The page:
Darwin, the great naturalist proposed that in nature the strong will always prevail over the weak. Now, in his defense it has been argued that when he proposed the said theory, he meant it in relation to nature and evolution. Eons later this theory has been modified to fit into the social and economic perspective. We now know understand this theory to mean “survival of the fittest” and it is from this theory that most of the horrifying tales of our history take shape. Slavery takes the forefront as the earliest form of global social domination in relation to survival of the fittest. The justification for Slavery was that the black population was the inferior race and as such was not fit for anything else but to toil under the hand of the white supremacists. When finally the Caucasian population decided to grow a conscience, time saw a new application of this theory. “Cleansing” based on ethnic, religious and cultural grounds started to take shape. This was so effective that in Tasmania for example, a whole race of Tasmanian Aboriginals went extinct in the 19th century. In the same time line, Germany in the early 1900’s started an exercise where family lines were considered important and as such, citizens of Germany who had “imperfections” like alcoholism, epilepsy and blindness among others would be sterilized so that such genes could not be passed on to the future generation. Adolf Hitler took it a step further and with the help of the Gestapo decided that the Jews were an impure race and needed to be expunged. Ironically, the Jews share the same sentiments about their neighbors the Palestinians. Such extremism has taken root in other countries like Rwanda, Australia, Turkey, Russia and more recently Sudan. Social domination by those considered strong has resulted into catastrophic consequences for those considered “weak”. Putting aside the obvious implications that have resulted from slavery and genocide, I find it necessary to look at the “lesser evils”. The first being education. Nelson Mandela once said “Education is the greatest weapon you can use to change the world”. With all due respect, what Mr. Mandela did not realize is in what way education can be used to change the world. It is a perplexing thought to fathom why most of the countries colonized by the British still live in debt and poverty and yet, Britain continues to prosper. This confusion stems from the observation that at the time of colonization, the same curriculum in Britain was the one transported to colonies lock, stock and barrel. The NRM government must be applauded for the commendable emphasis and subsequent improvement of the literacy rates in Uganda. However, the current curriculum is still less practical and this has in turn caused educational stagnation. Those few that have broken free from their limitations have in turn become the modern day slavers and caused the continuance of this treacherous cycle. Creativity is a rare characterization so much so that even with a university degree, one will only seek to look for a job rather than create one. We can only speculate as to what could have happened along the way. Did the “stronger” colonialist learn to adapt and changed their education system to make it more practical and not tell their former colonies? I am as baffled as you are. Education has changed the world only as far as the media has portrayed it to be. However, it would be erroneous of me to attribute lack of growth in third world countries solely to the lack of quality education. Countries like Japan, China, Singapore and even Botswana have managed to overcome and adapted to reach where they are now. So such success stories seem to suggest that strength isn’t in the physical but in relation who is best suited to adapt and out maneuver. Chimamanda Adichie, has shared her thoughts on a wide world phenomenon she terms as having a single story which relates to stereotypes. The stories written about African countries for example are those of war and abject poverty. It amazed me while pursuing my LLM in Wales, that in my interaction with Welsh nationals, it always came as a surprise to them that I was eloquent in my diction. Such stereo typing according to Adichie, cannot be blamed on an individual but rather on the information that individual has been exposed to. Adichie believes that the more you write about something, the more that something becomes a reality. Education in most African countries today is such that it does not seek to develop the individual but rather to enslave him to his stereotype. It is interesting that while I was in school, the triumphs of people like Napoleon and Stalin were taught with such imagination and oomph but the toils of the Mau Mau in Kenya or Kabalega in Uganda and other great men of their time are portrayed less colorfully than their European counterparts. It is unfortunate that a Ugandan scholar should learn about Napoleon and French history and a French scholar will not be schooled on the Kabalega defiance or even the NRA liberation war. It is high time we chose what story we would like to be associated with.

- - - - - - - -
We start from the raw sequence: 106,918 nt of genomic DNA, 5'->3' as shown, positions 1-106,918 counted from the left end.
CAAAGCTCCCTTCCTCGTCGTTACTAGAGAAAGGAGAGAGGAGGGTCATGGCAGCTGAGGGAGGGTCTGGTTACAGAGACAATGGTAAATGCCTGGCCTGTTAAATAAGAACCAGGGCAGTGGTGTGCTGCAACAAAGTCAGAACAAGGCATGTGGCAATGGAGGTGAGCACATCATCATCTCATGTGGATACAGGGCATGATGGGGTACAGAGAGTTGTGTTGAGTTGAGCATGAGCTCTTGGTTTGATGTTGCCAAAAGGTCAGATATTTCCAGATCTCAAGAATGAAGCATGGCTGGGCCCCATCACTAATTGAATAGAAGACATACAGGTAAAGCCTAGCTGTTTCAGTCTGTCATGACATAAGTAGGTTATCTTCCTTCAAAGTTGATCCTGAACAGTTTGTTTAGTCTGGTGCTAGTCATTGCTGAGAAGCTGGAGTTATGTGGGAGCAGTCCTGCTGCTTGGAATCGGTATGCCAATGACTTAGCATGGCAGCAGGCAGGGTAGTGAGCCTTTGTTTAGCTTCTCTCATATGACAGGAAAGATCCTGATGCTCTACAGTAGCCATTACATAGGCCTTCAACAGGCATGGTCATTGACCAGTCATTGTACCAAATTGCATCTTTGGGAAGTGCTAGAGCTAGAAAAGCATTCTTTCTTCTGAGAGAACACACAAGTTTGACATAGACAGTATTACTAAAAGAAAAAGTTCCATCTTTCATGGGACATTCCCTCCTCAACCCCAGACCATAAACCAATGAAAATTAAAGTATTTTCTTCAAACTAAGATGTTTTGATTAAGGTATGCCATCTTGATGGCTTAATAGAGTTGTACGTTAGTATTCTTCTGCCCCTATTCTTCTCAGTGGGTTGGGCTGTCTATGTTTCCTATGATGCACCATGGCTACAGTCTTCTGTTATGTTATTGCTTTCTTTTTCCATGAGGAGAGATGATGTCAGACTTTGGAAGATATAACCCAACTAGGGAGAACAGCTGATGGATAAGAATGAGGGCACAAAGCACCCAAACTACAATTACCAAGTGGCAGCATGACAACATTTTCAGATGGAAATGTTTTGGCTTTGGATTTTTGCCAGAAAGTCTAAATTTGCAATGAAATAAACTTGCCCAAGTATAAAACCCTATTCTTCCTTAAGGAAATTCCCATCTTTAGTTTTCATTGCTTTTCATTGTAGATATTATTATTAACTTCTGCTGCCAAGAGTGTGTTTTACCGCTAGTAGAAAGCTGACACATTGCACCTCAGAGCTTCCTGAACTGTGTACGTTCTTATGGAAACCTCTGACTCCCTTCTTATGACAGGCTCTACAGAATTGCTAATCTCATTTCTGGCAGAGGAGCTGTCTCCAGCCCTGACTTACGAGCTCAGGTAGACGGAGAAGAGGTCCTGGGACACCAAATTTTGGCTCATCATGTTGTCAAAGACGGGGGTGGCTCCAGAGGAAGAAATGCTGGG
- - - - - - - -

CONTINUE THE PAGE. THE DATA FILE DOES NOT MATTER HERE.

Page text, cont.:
Muhangi Kenneth

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Defamation in the Age of the Internet

The Internet represents a communications revolution. It makes instantaneous global communication available cheaply to anyone with a computer and an Internet connection ... the Internet is also potentially a medium of virtually limitless international defamation. Barrick Gold Corporation v. Lopehandia, 2004 CanLII 12938 (Ont. C.A.), (2005) 71 O.R. (3d) 416 (C.A.)

Since it’s launch in February of 2004, Facebook (the most popular social networking site) has grown to over 500 million active users. If Facebook was a nation, it would be the world’s third most populous.